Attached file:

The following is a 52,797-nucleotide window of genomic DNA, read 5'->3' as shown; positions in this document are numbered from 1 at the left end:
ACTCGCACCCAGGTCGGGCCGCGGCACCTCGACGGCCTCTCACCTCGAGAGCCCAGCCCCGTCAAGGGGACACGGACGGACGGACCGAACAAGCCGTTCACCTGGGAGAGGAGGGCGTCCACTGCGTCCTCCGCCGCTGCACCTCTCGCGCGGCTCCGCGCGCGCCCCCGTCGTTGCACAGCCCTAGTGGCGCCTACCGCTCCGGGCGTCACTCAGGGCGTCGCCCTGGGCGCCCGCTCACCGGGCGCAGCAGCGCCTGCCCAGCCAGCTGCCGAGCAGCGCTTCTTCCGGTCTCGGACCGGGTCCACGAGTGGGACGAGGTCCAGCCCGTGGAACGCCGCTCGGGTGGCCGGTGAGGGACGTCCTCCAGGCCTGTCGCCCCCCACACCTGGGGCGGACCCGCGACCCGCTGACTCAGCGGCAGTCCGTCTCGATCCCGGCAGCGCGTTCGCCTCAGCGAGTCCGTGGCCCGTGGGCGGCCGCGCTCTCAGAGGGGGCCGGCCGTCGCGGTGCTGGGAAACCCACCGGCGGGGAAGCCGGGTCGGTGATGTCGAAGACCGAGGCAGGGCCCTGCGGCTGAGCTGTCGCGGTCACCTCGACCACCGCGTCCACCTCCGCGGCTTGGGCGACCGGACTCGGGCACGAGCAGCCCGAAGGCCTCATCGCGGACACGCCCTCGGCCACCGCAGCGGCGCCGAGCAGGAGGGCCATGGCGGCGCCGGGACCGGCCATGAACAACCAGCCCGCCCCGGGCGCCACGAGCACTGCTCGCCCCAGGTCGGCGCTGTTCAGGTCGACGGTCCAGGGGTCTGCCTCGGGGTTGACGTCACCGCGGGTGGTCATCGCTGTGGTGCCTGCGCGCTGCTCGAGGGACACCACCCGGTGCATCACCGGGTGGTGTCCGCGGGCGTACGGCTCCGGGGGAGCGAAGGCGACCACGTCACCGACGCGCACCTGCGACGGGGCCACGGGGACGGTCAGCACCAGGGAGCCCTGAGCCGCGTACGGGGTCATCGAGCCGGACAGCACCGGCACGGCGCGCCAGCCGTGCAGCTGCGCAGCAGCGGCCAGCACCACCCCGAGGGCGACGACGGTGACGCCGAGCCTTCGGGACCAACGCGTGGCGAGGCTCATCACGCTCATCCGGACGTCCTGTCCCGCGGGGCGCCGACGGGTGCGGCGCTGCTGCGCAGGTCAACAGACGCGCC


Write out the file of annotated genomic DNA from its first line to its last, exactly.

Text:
The following is a 52,797-nucleotide window of genomic DNA, read 5'->3' as shown; positions in this document are numbered from 1 at the left end:
ACTCGCACCCAGGTCGGGCCGCGGCACCTCGACGGCCTCTCACCTCGAGAGCCCAGCCCCGTCAAGGGGACACGGACGGACGGACCGAACAAGCCGTTCACCTGGGAGAGGAGGGCGTCCACTGCGTCCTCCGCCGCTGCACCTCTCGCGCGGCTCCGCGCGCGCCCCCGTCGTTGCACAGCCCTAGTGGCGCCTACCGCTCCGGGCGTCACTCAGGGCGTCGCCCTGGGCGCCCGCTCACCGGGCGCAGCAGCGCCTGCCCAGCCAGCTGCCGAGCAGCGCTTCTTCCGGTCTCGGACCGGGTCCACGAGTGGGACGAGGTCCAGCCCGTGGAACGCCGCTCGGGTGGCCGGTGAGGGACGTCCTCCAGGCCTGTCGCCCCCCACACCTGGGGCGGACCCGCGACCCGCTGACTCAGCGGCAGTCCGTCTCGATCCCGGCAGCGCGTTCGCCTCAGCGAGTCCGTGGCCCGTGGGCGGCCGCGCTCTCAGAGGGGGCCGGCCGTCGCGGTGCTGGGAAACCCACCGGCGGGGAAGCCGGGTCGGTGATGTCGAAGACCGAGGCAGGGCCCTGCGGCTGAGCTGTCGCGGTCACCTCGACCACCGCGTCCACCTCCGCGGCTTGGGCGACCGGACTCGGGCACGAGCAGCCCGAAGGCCTCATCGCGGACACGCCCTCGGCCACCGCAGCGGCGCCGAGCAGGAGGGCCATGGCGGCGCCGGGACCGGCCATGAACAACCAGCCCGCCCCGGGCGCCACGAGCACTGCTCGCCCCAGGTCGGCGCTGTTCAGGTCGACGGTCCAGGGGTCTGCCTCGGGGTTGACGTCACCGCGGGTGGTCATCGCTGTGGTGCCTGCGCGCTGCTCGAGGGACACCACCCGGTGCATCACCGGGTGGTGTCCGCGGGCGTACGGCTCCGGGGGAGCGAAGGCGACCACGTCACCGACGCGCACCTGCGACGGGGCCACGGGGACGGTCAGCACCAGGGAGCCCTGAGCCGCGTACGGGGTCATCGAGCCGGACAGCACCGGCACGGCGCGCCAGCCGTGCAGCTGCGCAGCAGCGGCCAGCACCACCCCGAGGGCGACGACGGTGACGCCGAGCCTTCGGGACCAACGCGTGGCGAGGCTCATCACGCTCATCCGGACGTCCTGTCCCGCGGGGCGCCGACGGGTGCGGCGCTGCTGCGCAGGTCAACAGACGCGCC